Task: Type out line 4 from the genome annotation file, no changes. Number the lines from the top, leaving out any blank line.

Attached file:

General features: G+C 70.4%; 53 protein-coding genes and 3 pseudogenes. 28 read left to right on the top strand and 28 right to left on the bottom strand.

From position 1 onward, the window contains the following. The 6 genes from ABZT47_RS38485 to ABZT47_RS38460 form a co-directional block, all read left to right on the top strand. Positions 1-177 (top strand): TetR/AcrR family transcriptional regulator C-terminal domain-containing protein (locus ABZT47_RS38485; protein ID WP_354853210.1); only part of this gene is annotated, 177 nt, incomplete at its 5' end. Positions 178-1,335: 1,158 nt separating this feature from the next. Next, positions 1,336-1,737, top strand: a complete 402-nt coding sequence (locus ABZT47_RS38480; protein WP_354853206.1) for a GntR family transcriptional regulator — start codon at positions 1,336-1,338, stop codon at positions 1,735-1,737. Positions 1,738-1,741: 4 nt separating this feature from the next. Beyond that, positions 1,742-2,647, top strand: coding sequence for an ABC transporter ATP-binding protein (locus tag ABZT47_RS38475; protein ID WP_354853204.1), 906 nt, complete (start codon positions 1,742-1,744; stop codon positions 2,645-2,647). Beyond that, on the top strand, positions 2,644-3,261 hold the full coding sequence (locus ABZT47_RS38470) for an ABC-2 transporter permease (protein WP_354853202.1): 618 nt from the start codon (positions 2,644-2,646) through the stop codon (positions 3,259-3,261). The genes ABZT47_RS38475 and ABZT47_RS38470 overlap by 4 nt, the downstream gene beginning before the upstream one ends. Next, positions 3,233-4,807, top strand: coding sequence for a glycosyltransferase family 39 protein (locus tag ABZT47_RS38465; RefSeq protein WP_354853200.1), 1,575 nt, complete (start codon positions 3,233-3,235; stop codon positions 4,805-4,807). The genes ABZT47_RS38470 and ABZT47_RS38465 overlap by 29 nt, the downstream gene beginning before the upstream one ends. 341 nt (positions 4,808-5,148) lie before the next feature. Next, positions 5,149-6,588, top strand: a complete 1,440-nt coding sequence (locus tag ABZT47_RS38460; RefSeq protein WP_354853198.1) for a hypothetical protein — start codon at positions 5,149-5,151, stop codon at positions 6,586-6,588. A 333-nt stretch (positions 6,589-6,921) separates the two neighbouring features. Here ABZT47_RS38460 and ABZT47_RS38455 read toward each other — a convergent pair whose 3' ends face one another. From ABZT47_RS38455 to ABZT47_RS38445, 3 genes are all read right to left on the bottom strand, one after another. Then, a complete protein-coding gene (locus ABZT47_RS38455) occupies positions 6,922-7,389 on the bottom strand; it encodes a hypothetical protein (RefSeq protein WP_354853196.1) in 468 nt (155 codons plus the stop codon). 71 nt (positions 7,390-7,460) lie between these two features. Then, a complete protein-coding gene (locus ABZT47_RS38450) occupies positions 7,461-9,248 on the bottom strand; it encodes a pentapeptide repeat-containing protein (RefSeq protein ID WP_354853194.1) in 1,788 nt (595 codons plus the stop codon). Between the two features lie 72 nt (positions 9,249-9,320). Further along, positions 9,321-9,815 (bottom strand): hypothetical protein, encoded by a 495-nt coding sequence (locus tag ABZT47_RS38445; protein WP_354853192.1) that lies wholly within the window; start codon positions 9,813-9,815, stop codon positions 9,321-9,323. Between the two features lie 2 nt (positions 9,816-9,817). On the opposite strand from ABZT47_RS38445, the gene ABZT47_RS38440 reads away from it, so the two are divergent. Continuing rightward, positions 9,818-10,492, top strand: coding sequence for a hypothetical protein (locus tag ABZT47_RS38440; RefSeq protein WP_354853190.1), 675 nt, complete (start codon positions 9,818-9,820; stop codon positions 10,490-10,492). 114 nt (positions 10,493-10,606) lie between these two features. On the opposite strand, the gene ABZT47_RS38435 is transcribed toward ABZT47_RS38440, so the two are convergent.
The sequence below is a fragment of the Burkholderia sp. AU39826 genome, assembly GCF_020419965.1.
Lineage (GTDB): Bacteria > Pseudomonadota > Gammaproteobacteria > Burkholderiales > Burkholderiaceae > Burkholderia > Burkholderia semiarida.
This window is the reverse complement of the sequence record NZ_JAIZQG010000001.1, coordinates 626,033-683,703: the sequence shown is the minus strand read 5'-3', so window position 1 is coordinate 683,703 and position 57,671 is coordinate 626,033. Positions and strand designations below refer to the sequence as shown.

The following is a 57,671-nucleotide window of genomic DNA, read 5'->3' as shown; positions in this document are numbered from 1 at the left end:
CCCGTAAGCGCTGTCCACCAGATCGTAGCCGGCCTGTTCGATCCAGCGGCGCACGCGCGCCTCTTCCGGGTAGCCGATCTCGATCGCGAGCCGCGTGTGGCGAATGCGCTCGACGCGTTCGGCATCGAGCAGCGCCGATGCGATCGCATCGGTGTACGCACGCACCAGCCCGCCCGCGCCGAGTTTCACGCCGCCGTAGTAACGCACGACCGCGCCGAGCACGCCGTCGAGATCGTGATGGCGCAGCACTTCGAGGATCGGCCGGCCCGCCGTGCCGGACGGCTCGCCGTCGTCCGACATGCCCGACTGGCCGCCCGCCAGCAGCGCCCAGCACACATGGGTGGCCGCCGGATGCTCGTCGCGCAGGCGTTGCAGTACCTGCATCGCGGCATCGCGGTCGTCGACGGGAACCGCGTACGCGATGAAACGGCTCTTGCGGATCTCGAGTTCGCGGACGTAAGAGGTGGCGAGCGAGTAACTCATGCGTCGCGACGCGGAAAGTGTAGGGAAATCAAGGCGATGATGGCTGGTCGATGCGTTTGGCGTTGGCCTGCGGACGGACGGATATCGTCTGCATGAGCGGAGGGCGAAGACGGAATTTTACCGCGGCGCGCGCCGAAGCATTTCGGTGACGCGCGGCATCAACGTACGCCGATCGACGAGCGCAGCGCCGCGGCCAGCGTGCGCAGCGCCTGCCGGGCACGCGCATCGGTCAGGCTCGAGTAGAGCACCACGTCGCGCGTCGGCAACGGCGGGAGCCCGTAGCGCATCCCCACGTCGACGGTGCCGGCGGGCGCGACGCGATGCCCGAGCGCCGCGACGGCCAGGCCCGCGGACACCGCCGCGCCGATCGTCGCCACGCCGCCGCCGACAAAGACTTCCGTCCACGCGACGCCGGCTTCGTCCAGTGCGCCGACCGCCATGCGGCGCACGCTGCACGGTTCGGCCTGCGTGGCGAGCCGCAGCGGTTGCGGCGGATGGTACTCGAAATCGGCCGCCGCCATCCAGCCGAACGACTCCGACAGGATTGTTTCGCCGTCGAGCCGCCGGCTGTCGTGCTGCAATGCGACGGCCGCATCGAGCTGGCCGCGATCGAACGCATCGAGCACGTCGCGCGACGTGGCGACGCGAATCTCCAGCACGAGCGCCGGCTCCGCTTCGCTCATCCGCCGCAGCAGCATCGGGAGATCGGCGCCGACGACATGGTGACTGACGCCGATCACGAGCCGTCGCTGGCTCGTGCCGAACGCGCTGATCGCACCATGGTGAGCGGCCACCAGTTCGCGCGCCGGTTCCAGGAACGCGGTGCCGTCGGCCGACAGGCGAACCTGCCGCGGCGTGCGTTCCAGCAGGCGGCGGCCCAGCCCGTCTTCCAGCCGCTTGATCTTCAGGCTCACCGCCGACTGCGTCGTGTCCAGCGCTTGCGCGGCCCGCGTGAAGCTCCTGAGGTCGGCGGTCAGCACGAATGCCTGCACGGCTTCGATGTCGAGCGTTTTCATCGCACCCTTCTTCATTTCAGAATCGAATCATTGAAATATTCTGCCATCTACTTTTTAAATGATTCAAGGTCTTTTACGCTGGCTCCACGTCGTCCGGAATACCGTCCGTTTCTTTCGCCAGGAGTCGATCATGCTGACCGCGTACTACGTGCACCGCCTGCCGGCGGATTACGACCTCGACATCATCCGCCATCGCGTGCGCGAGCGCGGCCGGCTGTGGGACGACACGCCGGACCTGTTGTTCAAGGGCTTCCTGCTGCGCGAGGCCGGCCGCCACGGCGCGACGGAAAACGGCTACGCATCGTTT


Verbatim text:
Lineage (GTDB): Bacteria > Pseudomonadota > Gammaproteobacteria > Burkholderiales > Burkholderiaceae > Burkholderia > Burkholderia semiarida.